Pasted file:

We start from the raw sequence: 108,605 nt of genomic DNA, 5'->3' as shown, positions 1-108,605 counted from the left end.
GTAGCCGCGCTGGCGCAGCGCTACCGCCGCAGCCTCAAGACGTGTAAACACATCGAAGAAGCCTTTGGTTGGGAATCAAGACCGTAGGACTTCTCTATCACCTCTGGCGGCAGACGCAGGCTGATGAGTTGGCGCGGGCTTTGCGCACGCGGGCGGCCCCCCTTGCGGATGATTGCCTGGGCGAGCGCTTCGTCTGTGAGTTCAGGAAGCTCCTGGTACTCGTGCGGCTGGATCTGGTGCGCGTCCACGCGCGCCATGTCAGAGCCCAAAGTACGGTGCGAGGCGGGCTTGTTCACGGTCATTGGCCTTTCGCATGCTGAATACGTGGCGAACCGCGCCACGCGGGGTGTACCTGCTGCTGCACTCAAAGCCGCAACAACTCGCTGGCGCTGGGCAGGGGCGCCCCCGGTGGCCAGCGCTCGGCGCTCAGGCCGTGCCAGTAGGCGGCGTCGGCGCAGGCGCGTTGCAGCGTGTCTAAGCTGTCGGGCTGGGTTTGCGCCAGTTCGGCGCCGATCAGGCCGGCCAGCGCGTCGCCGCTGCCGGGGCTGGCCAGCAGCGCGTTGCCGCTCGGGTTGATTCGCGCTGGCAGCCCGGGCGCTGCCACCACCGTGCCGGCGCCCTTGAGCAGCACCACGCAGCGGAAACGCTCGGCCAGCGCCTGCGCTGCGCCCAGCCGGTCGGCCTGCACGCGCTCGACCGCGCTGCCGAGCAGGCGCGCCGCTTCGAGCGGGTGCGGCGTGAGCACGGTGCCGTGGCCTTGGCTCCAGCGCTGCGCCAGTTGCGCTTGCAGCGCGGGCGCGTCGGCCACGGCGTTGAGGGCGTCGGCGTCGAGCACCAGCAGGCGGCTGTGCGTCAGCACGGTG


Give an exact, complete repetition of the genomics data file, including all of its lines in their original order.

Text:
We start from the raw sequence: 108,605 nt of genomic DNA, 5'->3' as shown, positions 1-108,605 counted from the left end.
GTAGCCGCGCTGGCGCAGCGCTACCGCCGCAGCCTCAAGACGTGTAAACACATCGAAGAAGCCTTTGGTTGGGAATCAAGACCGTAGGACTTCTCTATCACCTCTGGCGGCAGACGCAGGCTGATGAGTTGGCGCGGGCTTTGCGCACGCGGGCGGCCCCCCTTGCGGATGATTGCCTGGGCGAGCGCTTCGTCTGTGAGTTCAGGAAGCTCCTGGTACTCGTGCGGCTGGATCTGGTGCGCGTCCACGCGCGCCATGTCAGAGCCCAAAGTACGGTGCGAGGCGGGCTTGTTCACGGTCATTGGCCTTTCGCATGCTGAATACGTGGCGAACCGCGCCACGCGGGGTGTACCTGCTGCTGCACTCAAAGCCGCAACAACTCGCTGGCGCTGGGCAGGGGCGCCCCCGGTGGCCAGCGCTCGGCGCTCAGGCCGTGCCAGTAGGCGGCGTCGGCGCAGGCGCGTTGCAGCGTGTCTAAGCTGTCGGGCTGGGTTTGCGCCAGTTCGGCGCCGATCAGGCCGGCCAGCGCGTCGCCGCTGCCGGGGCTGGCCAGCAGCGCGTTGCCGCTCGGGTTGATTCGCGCTGGCAGCCCGGGCGCTGCCACCACCGTGCCGGCGCCCTTGAGCAGCACCACGCAGCGGAAACGCTCGGCCAGCGCCTGCGCTGCGCCCAGCCGGTCGGCCTGCACGCGCTCGACCGCGCTGCCGAGCAGGCGCGCCGCTTCGAGCGGGTGCGGCGTGAGCACGGTGCCGTGGCCTTGGCTCCAGCGCTGCGCCAGTTGCGCTTGCAGCGCGGGCGCGTCGGCCACGGCGTTGAGGGCGTCGGCGTCGAGCACCAGCAGGCGGCTGTGCGTCAGCACGGTG